3.3. Nanoplasmonic Biosensor for APD Drug Screening

3.3.1. Characterization of the Nanoplasmonic Biosensor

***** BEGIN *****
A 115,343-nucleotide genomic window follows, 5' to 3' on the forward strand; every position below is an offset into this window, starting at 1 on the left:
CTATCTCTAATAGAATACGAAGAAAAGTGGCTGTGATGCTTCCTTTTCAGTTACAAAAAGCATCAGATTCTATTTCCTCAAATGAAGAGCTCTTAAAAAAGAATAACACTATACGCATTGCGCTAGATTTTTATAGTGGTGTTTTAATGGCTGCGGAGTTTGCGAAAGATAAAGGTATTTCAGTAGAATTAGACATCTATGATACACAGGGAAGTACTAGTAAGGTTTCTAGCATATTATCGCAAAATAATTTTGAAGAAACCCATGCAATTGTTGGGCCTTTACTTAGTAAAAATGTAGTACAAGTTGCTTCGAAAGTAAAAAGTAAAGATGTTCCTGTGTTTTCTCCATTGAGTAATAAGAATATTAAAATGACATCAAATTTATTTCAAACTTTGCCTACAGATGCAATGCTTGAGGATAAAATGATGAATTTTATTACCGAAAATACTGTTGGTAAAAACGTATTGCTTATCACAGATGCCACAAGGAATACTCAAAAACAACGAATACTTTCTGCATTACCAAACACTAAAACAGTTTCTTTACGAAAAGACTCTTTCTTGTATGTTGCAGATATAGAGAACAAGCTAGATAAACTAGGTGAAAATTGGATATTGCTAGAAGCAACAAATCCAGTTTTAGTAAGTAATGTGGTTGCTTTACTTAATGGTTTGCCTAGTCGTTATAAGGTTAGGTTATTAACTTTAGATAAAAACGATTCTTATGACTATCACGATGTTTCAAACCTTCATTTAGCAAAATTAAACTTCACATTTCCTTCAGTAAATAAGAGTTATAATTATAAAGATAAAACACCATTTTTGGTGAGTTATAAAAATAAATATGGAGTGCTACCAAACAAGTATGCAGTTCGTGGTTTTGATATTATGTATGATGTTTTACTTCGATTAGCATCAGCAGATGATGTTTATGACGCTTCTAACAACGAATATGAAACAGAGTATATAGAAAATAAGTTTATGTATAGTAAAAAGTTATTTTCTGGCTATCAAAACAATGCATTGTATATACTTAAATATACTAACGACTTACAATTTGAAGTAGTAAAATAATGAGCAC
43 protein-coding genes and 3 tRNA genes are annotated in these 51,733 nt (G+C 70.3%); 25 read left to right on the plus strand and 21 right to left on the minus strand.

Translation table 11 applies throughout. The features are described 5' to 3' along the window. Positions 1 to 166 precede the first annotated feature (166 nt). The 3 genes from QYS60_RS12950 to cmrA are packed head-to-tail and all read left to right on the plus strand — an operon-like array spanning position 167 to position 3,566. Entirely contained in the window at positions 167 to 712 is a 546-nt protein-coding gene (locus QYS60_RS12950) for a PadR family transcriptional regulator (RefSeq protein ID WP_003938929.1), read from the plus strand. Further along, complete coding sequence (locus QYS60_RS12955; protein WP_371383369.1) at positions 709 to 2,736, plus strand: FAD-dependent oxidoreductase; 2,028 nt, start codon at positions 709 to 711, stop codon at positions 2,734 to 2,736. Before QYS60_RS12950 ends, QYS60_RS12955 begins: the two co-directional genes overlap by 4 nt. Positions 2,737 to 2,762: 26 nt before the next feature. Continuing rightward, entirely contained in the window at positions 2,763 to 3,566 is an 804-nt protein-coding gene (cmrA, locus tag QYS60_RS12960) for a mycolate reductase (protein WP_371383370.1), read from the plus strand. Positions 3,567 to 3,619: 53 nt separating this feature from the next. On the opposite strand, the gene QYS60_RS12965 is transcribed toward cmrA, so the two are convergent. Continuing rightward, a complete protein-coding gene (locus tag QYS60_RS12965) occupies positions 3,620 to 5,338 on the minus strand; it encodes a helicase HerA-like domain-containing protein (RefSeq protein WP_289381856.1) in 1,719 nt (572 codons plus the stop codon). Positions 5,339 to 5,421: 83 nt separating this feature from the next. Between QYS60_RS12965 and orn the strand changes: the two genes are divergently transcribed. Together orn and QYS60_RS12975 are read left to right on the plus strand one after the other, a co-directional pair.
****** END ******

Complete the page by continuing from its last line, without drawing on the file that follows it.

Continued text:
Unlike impedance measurements that directly depend on the isolating response of molecules on the electrode, the nanoplasmonic signal is directly related to the change of mass on the chip and a subsequent change of refractive index. In this regard, the D3R peptide is a rather small molecule, so we would need high concentrations to achieve significant sensor signals. In order to maximize the biosensor efficiency, as a previous step, the D3R peptides were conjugated to gold nanoparticles (D3R-AuNPs). The use of metallic nanoparticles helps to induce a larger effective change of the refractive index due to the different material. For the conjugation, we employed COOH-modified 50 nm AuNPs and covalently attached the D3R peptide through the carbodiimide chemistry (EDC/NHS). This strategy has been shown to greatly enhance the sensor signal without affecting the biomolecule activity and target recognition [36]. On the other hand, for the plasmonic measurements, the chip is assembled in a microfluidic system for the in-flow delivery of the sample on the functionalized surface. Therefore, simple physical adsorption of the DA-BSA conjugate on the surface would not be stable enough and thus compromising the analysis reproducibility. Instead, we took advantage of the well-known gold surface chemistry and applied a functionalization protocol for the covalent attachment of the DA-BSA conjugate to the sensor. Briefly, we created a PEGylated self-assembled monolayer (SAM) with functional COOH-ending groups. By means of the carbodiimide activation chemistry (EDC/NHS), we immobilized the DA-BSA conjugate through a highly stable amide bond and, finally, deactivate the surface with ethanolamine. In order to test the functionalization efficiency, we introduced a D3R-AuNPs sample at 1/1000 dilution ratio. As can be seen in Figure 4A, D3R-AuNPs attaching to the DA-BSA conjugate induced a significant resonance shift. By comparing the signal obtained with the nanoparticles to the signal induced by non-conjugated D3R (1/1000 dilution ratio), we clearly demonstrate the significant enhancement achieved with the AuNP conjugation. The signal obtained for the capture of D3R-AuNPs was high enough to be established as a blank signal for the competitive inhibition assay.